Good practices to overcome challenges
Ms Josephine Tan Mei Ling, the General Manager of Penang Green Council said the challenge in implementing measures to reduce plastic pollution at local level, such as the reduction of single-use-plastics and waste segregation, is to encourage people, not just to take consciousness of the problem but to take concrete actions.
‘Community engagements that create a sense of ownership over the program is a good practice, which can induce a sustainable implementation’ said Ms Tan.
An example is the Trash-Free Penang program, a community reward system which encourages waste segregation at source. By putting recycling stations as a hub for local communities, the system not only allows people to drop off their recyclables, but also meet and share ideas and experiences for a better environment.
Mr Michikazu Kojima, Senior Advisor to the President on Environmental Issues, Economic Research Institute for ASEAN and East Asia (ERIA), presented the case of Moana-Taka Partnership carried out by the Secretariat of the Pacific Regional Environment Program (SPREP) to cut down the cost in transporting post-consumer recyclables to recycling facilities, which are mostly located in big cities.
‘The partnership enables the free transport of recyclable waste using empty shipping containers from islands in the Pacific to other countries with proper recycling facilities,’ said Mr Kojima.
Furthermore, he emphasised the importance of a harmonised design for recycling at regional level to standardise the plastic recycling trade between ASEAN countries.
Mobilising private and public financing for plastic waste reduction
Carrying out data collection and countermeasures require financial support that can be provided by public and private sectors, said Ms Angela Noronha, Director for Growth in Asia from financing company SecondMuse.
She added that despite being the major players of waste collection and aggregation in the region, small and medium-sized enterprises (SMEs) are still untapped in investment plans. Providing flexible funding to these SMEs can bridge the financing gap and create leverages to drive solutions against plastic pollution, according to Ms Noronha.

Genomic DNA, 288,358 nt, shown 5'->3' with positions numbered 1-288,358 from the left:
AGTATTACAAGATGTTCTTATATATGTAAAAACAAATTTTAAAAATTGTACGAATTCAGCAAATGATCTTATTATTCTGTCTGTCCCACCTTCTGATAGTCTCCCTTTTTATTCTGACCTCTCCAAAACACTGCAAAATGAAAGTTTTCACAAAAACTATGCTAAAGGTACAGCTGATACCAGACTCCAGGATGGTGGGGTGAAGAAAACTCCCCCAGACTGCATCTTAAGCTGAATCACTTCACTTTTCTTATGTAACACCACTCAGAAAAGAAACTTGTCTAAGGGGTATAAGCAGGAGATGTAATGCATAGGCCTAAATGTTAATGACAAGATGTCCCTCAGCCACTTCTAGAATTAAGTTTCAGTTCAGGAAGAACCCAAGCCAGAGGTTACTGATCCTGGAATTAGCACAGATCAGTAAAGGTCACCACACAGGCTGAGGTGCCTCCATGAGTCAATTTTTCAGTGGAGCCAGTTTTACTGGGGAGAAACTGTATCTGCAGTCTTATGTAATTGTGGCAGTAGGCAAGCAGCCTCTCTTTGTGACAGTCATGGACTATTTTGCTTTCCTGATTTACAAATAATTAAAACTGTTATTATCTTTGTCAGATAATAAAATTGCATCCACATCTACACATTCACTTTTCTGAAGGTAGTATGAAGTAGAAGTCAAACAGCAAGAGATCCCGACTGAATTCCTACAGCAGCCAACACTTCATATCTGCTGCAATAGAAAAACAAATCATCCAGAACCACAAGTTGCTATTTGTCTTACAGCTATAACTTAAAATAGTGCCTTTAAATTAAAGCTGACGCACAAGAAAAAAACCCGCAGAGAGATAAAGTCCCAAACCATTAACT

‘The Incubation Network—a 3-year program that we initiated with Circulate Capital in 2019—has disbursed a total of US$2.9 million to 100 organisations so they can improve waste management and recycling systems across South and Southeast Asia. From this, we have successfully diverted more than 148 thousand metric tons of plastic waste,’ she said.
Mr Shardul Agrawala, Head of Environment and Economy Integration Division, OECD Environment Directorate, said public sector-led development finance in tackling plastic pollution has been on an increasing trend with a consistent growth since 2015. Most of the funding comes in the form of debt instruments, with The Official Development Assistance (ODA) being the largest source of development finance.
‘However, we still need to align the financial support flow with plastic leakage hotspots. For instance, in 2018-2020, only 1.5 percent of development finance was allocated to India, which accounts for 11 percent of plastic leakage. On the contrary, 19.4 percent of finance was allocated to Europe that only accounts for 2.2 percent of plastic leakage,’ he said.